Searching for Economic Solutions in Game Theory

by | Feb 9, 2023

Searching for Economic Solutions in Game Theory

by | Feb 9, 2023

decision making

The left and right-wings of economic thought spend much of their energy trying to refute each other, but an integration of both perspectives might be worth considering. The right-wing of economic thought has conclusively demonstrated that the value creating ability of capitalist economics cannot be matched by any left-wing economic model. However, the left-wing has highlighted consistent, major flaws in the capitalist system which include the inevitability of collusion between industry and government, and the need to create regulations which try to impose a uniform pattern of life. Ironically, the Stalinist economic regimes of the twentieth century exemplified the extremes of both criticisms; maybe this was the left’s caricature of industrial capitalism in their attempt to compete against it.

Resolving the differences between left and right would require identifying what lends capitalism its ability to create value and then why this leads to social problems. In a previous essay, I discussed the economics behind capitalism’s value creation machine. When these mechanics are considered in the competitive social context, using game theory, the riddle of capitalism can be solved.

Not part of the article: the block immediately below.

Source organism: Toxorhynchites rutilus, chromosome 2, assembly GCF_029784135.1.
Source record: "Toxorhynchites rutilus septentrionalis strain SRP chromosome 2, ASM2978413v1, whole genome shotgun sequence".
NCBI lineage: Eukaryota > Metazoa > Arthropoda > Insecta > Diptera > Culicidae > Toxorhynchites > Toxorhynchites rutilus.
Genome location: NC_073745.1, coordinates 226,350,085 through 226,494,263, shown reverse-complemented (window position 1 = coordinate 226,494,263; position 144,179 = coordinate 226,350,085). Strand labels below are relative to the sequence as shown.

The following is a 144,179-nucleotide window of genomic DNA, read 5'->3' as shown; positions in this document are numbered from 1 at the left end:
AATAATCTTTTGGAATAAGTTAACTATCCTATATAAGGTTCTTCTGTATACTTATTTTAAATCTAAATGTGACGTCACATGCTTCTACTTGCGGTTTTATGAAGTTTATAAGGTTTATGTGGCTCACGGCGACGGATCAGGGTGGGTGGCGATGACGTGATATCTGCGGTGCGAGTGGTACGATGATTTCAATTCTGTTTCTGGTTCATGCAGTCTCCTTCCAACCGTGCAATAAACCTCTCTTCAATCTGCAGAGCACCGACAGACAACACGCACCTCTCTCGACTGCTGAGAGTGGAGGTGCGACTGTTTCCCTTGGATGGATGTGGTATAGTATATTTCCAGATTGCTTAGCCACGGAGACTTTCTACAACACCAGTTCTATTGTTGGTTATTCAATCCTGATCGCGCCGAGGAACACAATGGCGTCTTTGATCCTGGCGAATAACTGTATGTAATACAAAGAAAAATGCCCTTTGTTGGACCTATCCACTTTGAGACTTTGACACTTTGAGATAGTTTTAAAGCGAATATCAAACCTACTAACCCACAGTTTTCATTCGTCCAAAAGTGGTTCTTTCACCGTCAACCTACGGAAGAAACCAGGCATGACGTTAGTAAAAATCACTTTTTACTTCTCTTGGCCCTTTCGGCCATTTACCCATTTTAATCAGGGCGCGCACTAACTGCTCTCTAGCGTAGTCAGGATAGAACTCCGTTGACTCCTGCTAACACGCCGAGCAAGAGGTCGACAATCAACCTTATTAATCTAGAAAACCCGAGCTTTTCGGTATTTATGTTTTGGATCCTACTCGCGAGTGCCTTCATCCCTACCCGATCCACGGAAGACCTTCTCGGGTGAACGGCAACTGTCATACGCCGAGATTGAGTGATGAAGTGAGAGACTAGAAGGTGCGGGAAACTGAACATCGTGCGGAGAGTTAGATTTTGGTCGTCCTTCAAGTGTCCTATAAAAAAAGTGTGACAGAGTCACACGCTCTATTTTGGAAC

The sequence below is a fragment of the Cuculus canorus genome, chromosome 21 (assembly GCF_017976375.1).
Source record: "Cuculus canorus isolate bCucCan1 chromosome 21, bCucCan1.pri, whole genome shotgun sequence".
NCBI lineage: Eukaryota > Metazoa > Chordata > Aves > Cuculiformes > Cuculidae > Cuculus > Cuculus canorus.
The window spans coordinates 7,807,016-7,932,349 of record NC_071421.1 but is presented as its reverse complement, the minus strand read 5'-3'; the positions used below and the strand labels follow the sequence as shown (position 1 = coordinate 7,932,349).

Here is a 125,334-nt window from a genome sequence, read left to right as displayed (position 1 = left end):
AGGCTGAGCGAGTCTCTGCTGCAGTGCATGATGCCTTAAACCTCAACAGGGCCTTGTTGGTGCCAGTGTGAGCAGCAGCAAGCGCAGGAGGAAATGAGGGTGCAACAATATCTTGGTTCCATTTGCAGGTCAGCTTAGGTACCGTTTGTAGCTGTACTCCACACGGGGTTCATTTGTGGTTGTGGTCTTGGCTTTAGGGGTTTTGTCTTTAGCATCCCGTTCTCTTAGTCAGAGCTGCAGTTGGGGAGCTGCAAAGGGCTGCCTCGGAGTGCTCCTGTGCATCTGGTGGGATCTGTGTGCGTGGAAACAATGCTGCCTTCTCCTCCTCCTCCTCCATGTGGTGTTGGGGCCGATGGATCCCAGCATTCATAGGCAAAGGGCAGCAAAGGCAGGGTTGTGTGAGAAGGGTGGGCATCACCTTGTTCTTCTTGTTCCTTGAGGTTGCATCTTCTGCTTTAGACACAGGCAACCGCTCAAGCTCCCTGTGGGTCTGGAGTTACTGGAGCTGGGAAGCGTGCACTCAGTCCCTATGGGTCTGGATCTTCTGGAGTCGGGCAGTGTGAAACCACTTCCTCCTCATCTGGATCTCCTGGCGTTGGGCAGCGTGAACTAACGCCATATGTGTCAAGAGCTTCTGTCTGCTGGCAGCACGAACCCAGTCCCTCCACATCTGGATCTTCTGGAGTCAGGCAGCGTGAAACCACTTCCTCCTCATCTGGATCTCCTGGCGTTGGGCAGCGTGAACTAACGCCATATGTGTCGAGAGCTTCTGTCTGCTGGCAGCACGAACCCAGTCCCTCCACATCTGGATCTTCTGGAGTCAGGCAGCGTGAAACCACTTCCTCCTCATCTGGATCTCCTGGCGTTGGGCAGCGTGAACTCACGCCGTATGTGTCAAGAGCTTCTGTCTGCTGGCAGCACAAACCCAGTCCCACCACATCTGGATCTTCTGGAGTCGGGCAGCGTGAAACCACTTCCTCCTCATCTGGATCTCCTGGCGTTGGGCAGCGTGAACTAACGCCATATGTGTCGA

Conventional game theory deals with competition between players each seeking to maximize value, but where their success is checked by the efforts of other players seeking the same thing. Game theory asks players not only to consider their own path, but also to put themselves in the shoes of other players who are doing the same thing. The solution to non-cooperative game theory problems involves assuming that everyone will choose their least bad option, rather than their best option. A “best” option is the value you could realize if nobody else was competing. If everyone goes for that, as in a game of chicken, there’s a chance everyone could lose. In markets, this could be a price war, a race to the bottom that wipes everyone out. A “least bad” option makes particular sense in economics, where even limited profits are infinitely preferable to bankruptcy.

In twentieth century industrial capitalism, markets tended to structure into segments, which were divided up by semi-cartels of industry rivals. Competitive barriers, including government interference, permitted stability. The existence of competitive pressure led to invention and growth, but barriers limited total value creation. Leftist economists frequently highlight this problem, calling it economic rent. While this idea is cynical and misleading, servicing their political aims, they do correctly identify that market barriers create waste, but are also necessary for modern capitalism to work. They do not offer a realistic alternative. A better treatment of this problem attributes it to the consequences of game theory. Reliance on competitive barriers is a “least bad” solution to market competition.